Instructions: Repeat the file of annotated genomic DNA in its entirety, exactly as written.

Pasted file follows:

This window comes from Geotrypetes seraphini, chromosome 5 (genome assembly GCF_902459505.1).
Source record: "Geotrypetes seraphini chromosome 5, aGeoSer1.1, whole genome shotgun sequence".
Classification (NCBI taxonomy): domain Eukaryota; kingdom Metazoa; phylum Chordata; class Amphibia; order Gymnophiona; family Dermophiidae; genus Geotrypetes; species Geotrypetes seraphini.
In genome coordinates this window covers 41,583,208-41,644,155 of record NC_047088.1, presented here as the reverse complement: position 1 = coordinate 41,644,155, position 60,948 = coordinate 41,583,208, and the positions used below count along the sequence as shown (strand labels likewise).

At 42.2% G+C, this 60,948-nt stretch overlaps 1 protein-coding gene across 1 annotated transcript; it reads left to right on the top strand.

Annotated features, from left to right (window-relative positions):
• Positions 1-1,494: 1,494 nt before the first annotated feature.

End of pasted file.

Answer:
This window comes from Geotrypetes seraphini, chromosome 5 (genome assembly GCF_902459505.1).
Source record: "Geotrypetes seraphini chromosome 5, aGeoSer1.1, whole genome shotgun sequence".
Classification (NCBI taxonomy): domain Eukaryota; kingdom Metazoa; phylum Chordata; class Amphibia; order Gymnophiona; family Dermophiidae; genus Geotrypetes; species Geotrypetes seraphini.
In genome coordinates this window covers 41,583,208-41,644,155 of record NC_047088.1, presented here as the reverse complement: position 1 = coordinate 41,644,155, position 60,948 = coordinate 41,583,208, and the positions used below count along the sequence as shown (strand labels likewise).

At 42.2% G+C, this 60,948-nt stretch overlaps 1 protein-coding gene across 1 annotated transcript; it reads left to right on the top strand.

Annotated features, from left to right (window-relative positions):
• Positions 1-1,494: 1,494 nt before the first annotated feature.